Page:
March 11, 2008--No standards to test, treat pharmaceuticals in water (Denver Post)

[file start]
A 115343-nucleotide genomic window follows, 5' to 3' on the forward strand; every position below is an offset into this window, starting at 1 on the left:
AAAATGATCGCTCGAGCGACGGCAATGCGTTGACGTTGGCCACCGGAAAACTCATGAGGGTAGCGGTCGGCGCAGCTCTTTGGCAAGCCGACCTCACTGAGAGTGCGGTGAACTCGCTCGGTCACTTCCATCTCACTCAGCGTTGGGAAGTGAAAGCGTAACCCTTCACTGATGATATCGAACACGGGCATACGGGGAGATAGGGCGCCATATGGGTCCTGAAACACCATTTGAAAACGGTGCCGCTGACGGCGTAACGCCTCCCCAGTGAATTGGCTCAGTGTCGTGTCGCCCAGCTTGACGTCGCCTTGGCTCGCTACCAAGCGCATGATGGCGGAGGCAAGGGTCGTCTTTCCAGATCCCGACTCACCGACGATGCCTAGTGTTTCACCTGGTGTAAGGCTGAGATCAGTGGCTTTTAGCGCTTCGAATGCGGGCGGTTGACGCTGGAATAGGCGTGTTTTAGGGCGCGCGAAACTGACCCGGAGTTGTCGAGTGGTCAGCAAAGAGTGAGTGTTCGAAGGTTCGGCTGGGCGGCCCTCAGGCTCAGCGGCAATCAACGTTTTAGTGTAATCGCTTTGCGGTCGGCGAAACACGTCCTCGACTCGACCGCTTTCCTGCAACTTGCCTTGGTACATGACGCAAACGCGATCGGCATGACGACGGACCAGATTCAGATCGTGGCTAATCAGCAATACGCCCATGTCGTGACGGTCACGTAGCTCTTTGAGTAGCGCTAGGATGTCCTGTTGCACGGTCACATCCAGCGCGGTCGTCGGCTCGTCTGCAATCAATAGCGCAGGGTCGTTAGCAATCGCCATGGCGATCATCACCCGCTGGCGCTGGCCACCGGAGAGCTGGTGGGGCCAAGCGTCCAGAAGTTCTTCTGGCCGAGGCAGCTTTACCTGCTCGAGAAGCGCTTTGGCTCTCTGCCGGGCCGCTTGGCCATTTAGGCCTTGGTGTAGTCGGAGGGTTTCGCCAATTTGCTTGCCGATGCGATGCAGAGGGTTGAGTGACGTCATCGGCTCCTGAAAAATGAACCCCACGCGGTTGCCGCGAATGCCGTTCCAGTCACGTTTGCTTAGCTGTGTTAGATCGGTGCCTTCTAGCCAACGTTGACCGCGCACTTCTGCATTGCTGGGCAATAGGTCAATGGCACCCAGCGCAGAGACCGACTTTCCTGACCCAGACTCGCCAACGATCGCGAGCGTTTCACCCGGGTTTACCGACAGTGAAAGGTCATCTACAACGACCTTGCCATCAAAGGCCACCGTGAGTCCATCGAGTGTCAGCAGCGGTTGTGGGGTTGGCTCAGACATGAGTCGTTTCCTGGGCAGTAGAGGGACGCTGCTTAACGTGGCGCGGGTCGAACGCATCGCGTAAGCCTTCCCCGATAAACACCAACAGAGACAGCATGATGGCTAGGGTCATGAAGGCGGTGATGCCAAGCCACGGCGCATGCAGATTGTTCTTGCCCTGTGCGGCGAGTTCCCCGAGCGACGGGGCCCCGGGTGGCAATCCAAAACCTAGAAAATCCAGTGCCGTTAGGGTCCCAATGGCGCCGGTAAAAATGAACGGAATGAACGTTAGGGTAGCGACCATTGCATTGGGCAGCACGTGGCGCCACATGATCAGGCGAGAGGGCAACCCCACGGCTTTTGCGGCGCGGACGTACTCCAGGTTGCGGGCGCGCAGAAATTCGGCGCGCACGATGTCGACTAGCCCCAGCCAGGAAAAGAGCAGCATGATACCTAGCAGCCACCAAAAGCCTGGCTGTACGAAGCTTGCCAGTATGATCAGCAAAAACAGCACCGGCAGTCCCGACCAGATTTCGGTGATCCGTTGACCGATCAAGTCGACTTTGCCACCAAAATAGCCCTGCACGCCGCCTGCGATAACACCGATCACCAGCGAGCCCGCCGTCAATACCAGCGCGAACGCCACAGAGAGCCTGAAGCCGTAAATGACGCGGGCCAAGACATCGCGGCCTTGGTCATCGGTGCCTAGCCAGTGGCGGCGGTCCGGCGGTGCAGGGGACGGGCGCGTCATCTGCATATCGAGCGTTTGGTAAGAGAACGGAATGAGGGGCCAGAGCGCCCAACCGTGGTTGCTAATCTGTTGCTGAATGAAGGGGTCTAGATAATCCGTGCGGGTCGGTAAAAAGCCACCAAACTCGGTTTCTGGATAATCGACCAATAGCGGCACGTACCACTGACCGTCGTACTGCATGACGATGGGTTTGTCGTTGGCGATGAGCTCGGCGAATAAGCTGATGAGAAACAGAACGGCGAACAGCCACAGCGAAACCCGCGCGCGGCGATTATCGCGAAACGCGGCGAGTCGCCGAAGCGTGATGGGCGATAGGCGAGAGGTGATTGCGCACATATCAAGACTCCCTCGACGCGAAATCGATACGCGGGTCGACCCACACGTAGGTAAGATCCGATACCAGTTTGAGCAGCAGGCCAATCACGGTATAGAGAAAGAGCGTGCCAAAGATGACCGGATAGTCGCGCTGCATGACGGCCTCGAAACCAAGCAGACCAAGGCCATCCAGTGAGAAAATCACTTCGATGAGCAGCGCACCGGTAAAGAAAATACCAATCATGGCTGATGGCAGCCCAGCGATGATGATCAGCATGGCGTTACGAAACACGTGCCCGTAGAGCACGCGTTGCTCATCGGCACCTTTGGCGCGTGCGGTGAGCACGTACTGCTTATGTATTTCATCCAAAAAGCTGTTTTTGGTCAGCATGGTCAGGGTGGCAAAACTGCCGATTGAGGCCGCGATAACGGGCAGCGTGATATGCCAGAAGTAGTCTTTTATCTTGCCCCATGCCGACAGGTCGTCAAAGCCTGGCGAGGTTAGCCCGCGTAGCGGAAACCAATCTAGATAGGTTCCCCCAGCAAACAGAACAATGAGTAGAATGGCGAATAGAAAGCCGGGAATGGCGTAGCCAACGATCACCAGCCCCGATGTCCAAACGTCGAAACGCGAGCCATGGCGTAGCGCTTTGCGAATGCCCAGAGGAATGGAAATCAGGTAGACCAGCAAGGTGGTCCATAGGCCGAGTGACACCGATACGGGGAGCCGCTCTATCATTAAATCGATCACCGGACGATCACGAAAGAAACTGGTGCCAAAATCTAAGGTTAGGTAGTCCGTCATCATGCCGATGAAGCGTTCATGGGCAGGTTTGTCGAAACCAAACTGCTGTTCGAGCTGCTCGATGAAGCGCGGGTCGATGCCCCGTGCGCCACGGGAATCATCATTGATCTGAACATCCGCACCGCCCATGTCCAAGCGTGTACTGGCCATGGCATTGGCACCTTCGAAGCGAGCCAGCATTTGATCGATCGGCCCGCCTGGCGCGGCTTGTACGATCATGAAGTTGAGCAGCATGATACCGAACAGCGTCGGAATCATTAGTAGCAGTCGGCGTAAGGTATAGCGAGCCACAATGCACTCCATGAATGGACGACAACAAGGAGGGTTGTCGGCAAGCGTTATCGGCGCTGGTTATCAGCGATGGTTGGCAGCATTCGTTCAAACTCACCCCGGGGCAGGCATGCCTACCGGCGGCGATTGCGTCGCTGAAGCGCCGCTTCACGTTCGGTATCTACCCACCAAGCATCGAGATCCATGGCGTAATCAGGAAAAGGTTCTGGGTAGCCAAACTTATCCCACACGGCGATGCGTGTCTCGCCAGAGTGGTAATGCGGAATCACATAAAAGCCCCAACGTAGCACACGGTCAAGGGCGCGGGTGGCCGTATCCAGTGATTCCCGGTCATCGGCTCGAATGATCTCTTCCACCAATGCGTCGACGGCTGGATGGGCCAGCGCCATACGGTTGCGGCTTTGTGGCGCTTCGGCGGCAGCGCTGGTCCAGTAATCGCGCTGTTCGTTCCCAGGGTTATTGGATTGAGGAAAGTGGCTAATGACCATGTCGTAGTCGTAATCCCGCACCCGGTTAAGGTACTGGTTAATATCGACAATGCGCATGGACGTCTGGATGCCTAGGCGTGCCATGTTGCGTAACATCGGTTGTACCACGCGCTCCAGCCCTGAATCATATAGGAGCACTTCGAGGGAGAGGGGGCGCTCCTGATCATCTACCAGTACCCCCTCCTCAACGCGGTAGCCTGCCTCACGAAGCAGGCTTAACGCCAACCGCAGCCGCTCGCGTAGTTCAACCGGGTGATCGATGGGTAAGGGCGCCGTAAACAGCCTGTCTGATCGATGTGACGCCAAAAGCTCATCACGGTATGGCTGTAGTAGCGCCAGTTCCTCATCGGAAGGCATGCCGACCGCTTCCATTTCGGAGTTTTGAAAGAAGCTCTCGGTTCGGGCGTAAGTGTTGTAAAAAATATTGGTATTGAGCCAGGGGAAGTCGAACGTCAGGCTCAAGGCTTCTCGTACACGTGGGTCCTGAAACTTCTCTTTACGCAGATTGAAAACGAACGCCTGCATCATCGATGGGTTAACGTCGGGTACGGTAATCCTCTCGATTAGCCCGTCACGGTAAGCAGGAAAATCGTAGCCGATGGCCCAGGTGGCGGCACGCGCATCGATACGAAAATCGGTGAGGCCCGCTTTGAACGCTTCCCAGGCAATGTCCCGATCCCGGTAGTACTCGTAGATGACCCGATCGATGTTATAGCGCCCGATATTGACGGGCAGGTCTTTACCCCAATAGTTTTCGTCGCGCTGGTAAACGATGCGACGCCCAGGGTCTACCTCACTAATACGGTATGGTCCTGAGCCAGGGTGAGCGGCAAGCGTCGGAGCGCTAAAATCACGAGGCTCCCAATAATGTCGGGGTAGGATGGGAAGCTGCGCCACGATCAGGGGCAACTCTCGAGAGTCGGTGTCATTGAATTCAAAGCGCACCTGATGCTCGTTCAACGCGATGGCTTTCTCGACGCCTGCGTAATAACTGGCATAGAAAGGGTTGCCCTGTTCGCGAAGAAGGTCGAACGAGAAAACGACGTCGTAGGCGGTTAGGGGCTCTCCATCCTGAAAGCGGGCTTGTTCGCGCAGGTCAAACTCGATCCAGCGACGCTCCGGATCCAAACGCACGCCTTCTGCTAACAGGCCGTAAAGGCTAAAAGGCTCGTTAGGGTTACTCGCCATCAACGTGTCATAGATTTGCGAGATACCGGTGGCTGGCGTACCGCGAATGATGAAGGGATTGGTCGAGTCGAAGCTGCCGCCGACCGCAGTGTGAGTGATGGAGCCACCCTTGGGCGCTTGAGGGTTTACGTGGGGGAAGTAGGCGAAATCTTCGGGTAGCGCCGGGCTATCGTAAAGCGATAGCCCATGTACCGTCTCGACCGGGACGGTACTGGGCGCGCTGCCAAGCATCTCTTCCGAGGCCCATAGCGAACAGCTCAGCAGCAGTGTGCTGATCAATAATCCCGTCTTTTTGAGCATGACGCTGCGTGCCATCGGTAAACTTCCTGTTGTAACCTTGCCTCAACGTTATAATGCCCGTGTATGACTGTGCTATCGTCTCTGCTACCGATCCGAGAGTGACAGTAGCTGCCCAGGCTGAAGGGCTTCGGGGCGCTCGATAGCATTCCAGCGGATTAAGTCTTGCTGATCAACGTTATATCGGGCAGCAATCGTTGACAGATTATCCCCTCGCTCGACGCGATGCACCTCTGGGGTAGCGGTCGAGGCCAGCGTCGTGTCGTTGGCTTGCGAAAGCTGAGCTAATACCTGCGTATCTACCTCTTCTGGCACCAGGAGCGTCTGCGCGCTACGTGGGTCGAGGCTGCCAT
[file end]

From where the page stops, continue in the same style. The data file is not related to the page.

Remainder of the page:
Just a century ago, this historic city notched by the Delaware and Schuylkill treated these rivers as public sewers, but few cared until the waters ran black with stinking filth that spread cholera and typhoid. Today, municipal drinking water is cleansed of germs — but not drugs. Traces of 56 human and veterinary pharmaceuticals or their byproducts — like the active ingredients in medicines for pain, infection, high cholesterol, asthma, epilepsy, mental illness and heart problems — have been detected in Philadelphia's drinking water. Starting their winding journey in medicine cabinets and feed bins, they are what's left of drugs excreted or discarded from homes and washed from farms upriver. Not so far. Tens of millions of Americans here and elsewhere drink water that has tested positive for minute concentrations of pharmaceuticals, and they don't even realize it. The Associated Press learned during a five-month investigation. Though U.S. waterways coast to coast are contaminated with residues of prescription and over-the-counter drugs, there's no national strategy to deal with them — no effective mandates to test, treat, limit or even advise the public. Benjamin H. Grumbles, the U.S. Environmental Protection Agency's assistant administrator for water, told the AP the agency recognizes that this contamination in water supplies is a growing concern and that government has some catching up to do.

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